Guest
mec says:
10 March 2011

not all people commit crimes not all people smoke drink or cause trouble but all new young drivers are penalized due to lack of experience so a kid ****** test at 17 cant insure car tooooo expensive waits couple of years yill older forgets how to drive safely and crashed due to no experience whats the sense in that

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Guest

In all honesty – If someone “forgets” how to drive in a couple of years – they should not be driving in the first place. I passed my car test four years before I could afford a car – I did not “forget” how to drive in the mean-time.

Guest
Dave says:
24 May 2011

In the UK people who cannot drive are at a significant disadvantage economically, for example say a young male has found a job that would allow him to earn in actuality a nominal sum a week; and would gain him financial independence from his parents and allow him socio-economic wellbeing.
Thanks to the graduate problem in the UK he has had to search high and low to find this job; and it’s likely not close to where he lives. He would be earning about 200 a week, public transport is not particularly good where he lives and the necessity of driving is clearly evident, so his parents stump up the money for driving lessons and loan him the money for the car on the condition that he pays for the insurance.
So lessons cost him about 200 quid, the car, a mid 90’s vauxhall corsa about 900 quid, he then goes on the net and gets quoted 6 grand for insurance(Thanks to stock brokers and bankers). He then thinks well I can either keep driving and hope I can get enough money for 3rd party before getting the car crushed by old bill and fork over half my yearly earning, or I can give up trying to get a job and start scrounging off the dole until the price comes down when I’m 21.

Another tale from broken Britain (haw haw haw)

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Guest

You could of course do what we had to do when we were young – and car insurance was comparatively as expensive – car insurance has ALWAYS been expensive for the yound and inexperienced (due to the high risk). First buy a moped – then a scooter – then a motorcycle – buy third party fire and theft insurance for each as the need arises keeps the price down.. Then after three years or so you will have the experience and the age to afford the insurance – AND – you able to travel all over the place.from day one.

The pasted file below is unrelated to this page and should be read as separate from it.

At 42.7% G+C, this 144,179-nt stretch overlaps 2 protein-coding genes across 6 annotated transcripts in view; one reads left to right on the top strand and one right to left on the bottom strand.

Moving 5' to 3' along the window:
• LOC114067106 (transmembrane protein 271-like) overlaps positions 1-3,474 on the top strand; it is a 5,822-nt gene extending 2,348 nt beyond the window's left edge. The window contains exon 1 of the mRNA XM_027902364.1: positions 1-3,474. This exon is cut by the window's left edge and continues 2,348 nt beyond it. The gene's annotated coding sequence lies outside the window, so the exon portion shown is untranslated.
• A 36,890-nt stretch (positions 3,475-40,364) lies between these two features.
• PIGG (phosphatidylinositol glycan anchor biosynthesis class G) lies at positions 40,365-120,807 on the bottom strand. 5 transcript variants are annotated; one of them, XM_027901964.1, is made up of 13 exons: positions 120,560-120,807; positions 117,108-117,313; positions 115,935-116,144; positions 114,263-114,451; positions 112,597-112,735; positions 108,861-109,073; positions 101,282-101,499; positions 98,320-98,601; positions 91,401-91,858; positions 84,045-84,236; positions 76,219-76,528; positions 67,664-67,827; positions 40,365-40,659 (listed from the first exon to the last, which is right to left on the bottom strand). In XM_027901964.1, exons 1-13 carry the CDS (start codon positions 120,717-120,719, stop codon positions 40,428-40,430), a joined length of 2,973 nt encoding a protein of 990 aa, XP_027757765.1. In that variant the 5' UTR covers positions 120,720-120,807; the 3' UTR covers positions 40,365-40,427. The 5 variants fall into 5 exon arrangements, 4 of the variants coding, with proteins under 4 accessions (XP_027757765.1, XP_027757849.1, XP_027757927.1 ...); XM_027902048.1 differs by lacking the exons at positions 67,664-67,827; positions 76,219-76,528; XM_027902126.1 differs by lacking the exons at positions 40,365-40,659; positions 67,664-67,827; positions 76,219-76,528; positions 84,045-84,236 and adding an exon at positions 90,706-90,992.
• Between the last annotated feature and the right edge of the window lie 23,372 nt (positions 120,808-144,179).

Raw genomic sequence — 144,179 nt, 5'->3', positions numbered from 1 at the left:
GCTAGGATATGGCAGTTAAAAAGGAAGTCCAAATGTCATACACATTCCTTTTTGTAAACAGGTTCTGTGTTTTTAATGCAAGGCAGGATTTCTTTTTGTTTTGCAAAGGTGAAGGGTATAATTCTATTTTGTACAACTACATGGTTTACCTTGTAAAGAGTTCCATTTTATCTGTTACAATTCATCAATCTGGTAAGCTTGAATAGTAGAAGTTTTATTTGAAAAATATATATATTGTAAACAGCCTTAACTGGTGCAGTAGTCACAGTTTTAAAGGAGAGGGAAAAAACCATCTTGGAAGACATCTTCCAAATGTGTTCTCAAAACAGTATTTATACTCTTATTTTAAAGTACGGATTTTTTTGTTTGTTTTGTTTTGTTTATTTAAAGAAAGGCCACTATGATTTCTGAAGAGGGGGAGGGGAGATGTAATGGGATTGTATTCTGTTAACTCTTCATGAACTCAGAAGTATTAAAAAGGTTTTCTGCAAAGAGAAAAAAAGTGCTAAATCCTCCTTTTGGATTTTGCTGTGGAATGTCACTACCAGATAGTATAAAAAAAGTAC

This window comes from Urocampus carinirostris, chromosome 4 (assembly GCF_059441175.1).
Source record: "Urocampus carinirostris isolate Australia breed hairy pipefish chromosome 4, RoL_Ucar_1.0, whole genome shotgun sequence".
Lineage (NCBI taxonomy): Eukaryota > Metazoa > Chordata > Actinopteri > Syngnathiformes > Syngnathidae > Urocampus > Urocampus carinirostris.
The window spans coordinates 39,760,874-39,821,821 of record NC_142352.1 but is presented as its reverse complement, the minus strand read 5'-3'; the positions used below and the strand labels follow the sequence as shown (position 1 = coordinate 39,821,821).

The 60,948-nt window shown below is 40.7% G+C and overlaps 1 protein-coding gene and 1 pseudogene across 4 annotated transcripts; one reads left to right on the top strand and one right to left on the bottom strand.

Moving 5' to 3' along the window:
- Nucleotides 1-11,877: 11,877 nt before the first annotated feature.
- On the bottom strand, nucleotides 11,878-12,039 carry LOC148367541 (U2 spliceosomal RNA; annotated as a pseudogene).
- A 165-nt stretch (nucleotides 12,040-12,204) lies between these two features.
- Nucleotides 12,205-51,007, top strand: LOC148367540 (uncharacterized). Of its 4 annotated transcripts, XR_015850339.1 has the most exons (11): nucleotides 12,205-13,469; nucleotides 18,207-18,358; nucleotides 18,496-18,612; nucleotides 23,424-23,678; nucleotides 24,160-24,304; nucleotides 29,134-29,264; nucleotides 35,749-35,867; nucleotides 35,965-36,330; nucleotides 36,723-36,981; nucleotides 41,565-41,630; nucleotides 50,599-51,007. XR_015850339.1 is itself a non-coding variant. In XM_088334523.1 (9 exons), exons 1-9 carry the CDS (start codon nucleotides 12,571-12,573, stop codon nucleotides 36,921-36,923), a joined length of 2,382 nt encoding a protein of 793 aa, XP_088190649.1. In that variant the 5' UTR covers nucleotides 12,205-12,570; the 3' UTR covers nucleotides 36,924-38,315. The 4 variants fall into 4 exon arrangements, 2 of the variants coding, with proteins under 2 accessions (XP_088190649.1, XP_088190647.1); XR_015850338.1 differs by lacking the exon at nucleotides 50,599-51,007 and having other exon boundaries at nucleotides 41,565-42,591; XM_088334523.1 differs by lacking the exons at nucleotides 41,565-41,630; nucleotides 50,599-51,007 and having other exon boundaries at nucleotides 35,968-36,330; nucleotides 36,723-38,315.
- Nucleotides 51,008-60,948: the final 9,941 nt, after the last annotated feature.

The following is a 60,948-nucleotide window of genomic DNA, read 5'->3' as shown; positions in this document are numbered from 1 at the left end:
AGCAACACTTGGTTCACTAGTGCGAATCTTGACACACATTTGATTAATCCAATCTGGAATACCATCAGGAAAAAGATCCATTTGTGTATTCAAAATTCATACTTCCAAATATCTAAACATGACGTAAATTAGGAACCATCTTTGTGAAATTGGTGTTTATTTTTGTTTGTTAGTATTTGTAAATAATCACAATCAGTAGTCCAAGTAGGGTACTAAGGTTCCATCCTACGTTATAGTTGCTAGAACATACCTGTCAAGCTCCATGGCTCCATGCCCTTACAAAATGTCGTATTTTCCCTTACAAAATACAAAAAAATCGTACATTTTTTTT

If you can’t afford the insurance – you can’t afford to drive – it is that simple.

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Guest

That though Richard would rule out most young people under 20 from driving. That’s the problem we’re facing – unless they have parents that can stump up the cash, it’s looking very difficult for young people to afford car insurance.. and as Dave says, without their ability to drive (and at least three years experience) their job opportunities are reduced, meaning they’ll find it hard to get a salary to fund their driving. Vicious circle?

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Guest

Patrick – I am amazed you can say that.

There is no vicious circle – If you can’t afford the insurance – you can’t afford to drive – simple.

Idiots driving without insurance mean that pedestrians and cyclists and passengers are not covered for injury – and may spend the rest of their lives living on benefits – just because some idiot wants to drive without the responsibility of paying for their insurance,

If you can’t afford the insurance – you can’t afford to drive – simple

If you or your parents don’t want you to ride a two wheeled vehicle – which would mean you CAN drive to jobs at a very much cheaper affordable insurance and legally – There are only two legal answers – DON’T DRIVE OR PAY the insurance. Frankly I cannot see how it would rule out any people under 20 – they can ride motorcycles and build up their No Claims Discount with driving experience – and – ride around looking for jobs all at the same time – Parking motorcycles is easier and cheaper than parking a car.